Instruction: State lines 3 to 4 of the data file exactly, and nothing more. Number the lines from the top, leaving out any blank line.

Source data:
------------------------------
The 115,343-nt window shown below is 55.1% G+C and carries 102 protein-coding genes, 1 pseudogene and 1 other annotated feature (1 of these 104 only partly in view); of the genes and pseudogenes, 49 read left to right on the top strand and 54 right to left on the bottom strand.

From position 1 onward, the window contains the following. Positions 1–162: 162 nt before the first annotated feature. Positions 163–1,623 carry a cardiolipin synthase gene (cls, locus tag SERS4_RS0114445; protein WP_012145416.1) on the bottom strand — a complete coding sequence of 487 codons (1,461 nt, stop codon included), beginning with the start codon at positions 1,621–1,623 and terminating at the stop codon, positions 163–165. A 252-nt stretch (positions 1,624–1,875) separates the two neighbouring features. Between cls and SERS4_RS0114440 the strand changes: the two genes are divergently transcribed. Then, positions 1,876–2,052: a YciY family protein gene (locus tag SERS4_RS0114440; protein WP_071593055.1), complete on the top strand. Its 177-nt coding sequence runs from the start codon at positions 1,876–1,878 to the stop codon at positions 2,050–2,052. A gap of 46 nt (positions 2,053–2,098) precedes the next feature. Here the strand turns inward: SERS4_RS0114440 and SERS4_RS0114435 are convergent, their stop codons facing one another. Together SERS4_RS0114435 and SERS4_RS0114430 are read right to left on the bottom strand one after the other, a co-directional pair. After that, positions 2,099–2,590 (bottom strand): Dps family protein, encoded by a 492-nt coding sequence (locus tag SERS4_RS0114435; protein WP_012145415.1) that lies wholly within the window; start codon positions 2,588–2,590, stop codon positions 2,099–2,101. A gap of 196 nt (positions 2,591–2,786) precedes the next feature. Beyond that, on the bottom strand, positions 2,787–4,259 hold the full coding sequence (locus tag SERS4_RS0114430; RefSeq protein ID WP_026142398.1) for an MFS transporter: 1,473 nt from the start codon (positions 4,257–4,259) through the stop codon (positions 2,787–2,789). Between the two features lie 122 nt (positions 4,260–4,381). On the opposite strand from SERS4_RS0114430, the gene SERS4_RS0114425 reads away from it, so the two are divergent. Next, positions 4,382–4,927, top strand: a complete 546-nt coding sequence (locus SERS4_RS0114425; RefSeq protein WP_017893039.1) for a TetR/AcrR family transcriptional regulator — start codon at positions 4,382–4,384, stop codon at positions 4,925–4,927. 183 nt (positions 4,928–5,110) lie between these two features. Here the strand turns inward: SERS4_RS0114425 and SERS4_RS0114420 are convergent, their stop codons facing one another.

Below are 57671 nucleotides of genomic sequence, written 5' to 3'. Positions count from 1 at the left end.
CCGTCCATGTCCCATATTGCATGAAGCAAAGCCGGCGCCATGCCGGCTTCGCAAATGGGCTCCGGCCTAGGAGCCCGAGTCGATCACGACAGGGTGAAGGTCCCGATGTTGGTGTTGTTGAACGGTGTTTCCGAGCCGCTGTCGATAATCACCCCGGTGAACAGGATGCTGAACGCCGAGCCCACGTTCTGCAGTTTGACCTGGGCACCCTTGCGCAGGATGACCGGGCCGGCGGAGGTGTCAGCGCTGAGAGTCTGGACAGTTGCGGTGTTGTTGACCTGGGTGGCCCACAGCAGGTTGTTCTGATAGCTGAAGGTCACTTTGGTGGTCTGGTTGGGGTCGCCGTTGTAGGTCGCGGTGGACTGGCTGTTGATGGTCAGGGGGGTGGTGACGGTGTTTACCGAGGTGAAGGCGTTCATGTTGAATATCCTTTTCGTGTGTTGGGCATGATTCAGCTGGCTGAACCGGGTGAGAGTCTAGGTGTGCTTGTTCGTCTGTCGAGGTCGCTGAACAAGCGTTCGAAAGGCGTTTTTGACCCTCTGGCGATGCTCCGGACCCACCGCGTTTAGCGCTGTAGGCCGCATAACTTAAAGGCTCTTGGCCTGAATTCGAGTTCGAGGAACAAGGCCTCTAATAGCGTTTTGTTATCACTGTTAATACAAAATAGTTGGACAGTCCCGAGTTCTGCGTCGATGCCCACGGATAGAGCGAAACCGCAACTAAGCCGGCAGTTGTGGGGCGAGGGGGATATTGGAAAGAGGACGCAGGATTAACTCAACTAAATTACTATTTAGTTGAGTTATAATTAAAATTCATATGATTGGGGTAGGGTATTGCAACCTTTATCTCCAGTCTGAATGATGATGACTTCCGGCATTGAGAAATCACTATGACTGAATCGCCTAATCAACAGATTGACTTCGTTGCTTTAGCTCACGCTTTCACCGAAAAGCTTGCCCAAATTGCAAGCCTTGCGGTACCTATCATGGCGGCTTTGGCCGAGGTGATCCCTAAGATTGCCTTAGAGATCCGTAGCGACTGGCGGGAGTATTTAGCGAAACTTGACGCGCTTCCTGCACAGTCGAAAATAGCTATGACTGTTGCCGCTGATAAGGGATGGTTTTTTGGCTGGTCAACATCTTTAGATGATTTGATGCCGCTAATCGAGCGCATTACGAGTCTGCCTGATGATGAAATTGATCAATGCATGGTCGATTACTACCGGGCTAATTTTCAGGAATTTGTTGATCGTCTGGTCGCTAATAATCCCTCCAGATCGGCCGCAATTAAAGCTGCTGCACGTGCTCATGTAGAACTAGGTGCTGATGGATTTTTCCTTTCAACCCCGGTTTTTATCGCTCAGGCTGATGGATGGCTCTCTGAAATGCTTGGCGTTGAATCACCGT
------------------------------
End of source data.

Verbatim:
Below are 57671 nucleotides of genomic sequence, written 5' to 3'. Positions count from 1 at the left end.
CCGTCCATGTCCCATATTGCATGAAGCAAAGCCGGCGCCATGCCGGCTTCGCAAATGGGCTCCGGCCTAGGAGCCCGAGTCGATCACGACAGGGTGAAGGTCCCGATGTTGGTGTTGTTGAACGGTGTTTCCGAGCCGCTGTCGATAATCACCCCGGTGAACAGGATGCTGAACGCCGAGCCCACGTTCTGCAGTTTGACCTGGGCACCCTTGCGCAGGATGACCGGGCCGGCGGAGGTGTCAGCGCTGAGAGTCTGGACAGTTGCGGTGTTGTTGACCTGGGTGGCCCACAGCAGGTTGTTCTGATAGCTGAAGGTCACTTTGGTGGTCTGGTTGGGGTCGCCGTTGTAGGTCGCGGTGGACTGGCTGTTGATGGTCAGGGGGGTGGTGACGGTGTTTACCGAGGTGAAGGCGTTCATGTTGAATATCCTTTTCGTGTGTTGGGCATGATTCAGCTGGCTGAACCGGGTGAGAGTCTAGGTGTGCTTGTTCGTCTGTCGAGGTCGCTGAACAAGCGTTCGAAAGGCGTTTTTGACCCTCTGGCGATGCTCCGGACCCACCGCGTTTAGCGCTGTAGGCCGCATAACTTAAAGGCTCTTGGCCTGAATTCGAGTTCGAGGAACAAGGCCTCTAATAGCGTTTTGTTATCACTGTTAATACAAAATAGTTGGACAGTCCCGAGTTCTGCGTCGATGCCCACGGATAGAGCGAAACCGCAACTAAGCCGGCAGTTGTGGGGCGAGGGGGATATTGGAAAGAGGACGCAGGATTAACTCAACTAAATTACTATTTAGTTGAGTTATAATTAAAATTCATATGATTGGGGTAGGGTATTGCAACCTTTATCTCCAGTCTGAATGATGATGACTTCCGGCATTGAGAAATCACTATGACTGAATCGCCTAATCAACAGATTGACTTCGTTGCTTTAGCTCACGCTTTCACCGAAAAGCTTGCCCAAATTGCAAGCCTTGCGGTACCTATCATGGCGGCTTTGGCCGAGGTGATCCCTAAGATTGCCTTAGAGATCCGTAGCGACTGGCGGGAGTATTTAGCGAAACTTGACGCGCTTCCTGCACAGTCGAAAATAGCTATGACTGTTGCCGCTGATAAGGGATGGTTTTTTGGCTGGTCAACATCTTTAGATGATTTGATGCCGCTAATCGAGCGCATTACGAGTCTGCCTGATGATGAAATTGATCAATGCATGGTCGATTACTACCGGGCTAATTTTCAGGAATTTGTTGATCGTCTGGTCGCTAATAATCCCTCCAGATCGGCCGCAATTAAAGCTGCTGCACGTGCTCATGTAGAACTAGGTGCTGATGGATTTTTCCTTTCAACCCCGGTTTTTATCGCTCAGGCTGATGGATGGCTCTCTGAAATGCTTGGCGTTGAATCACCGT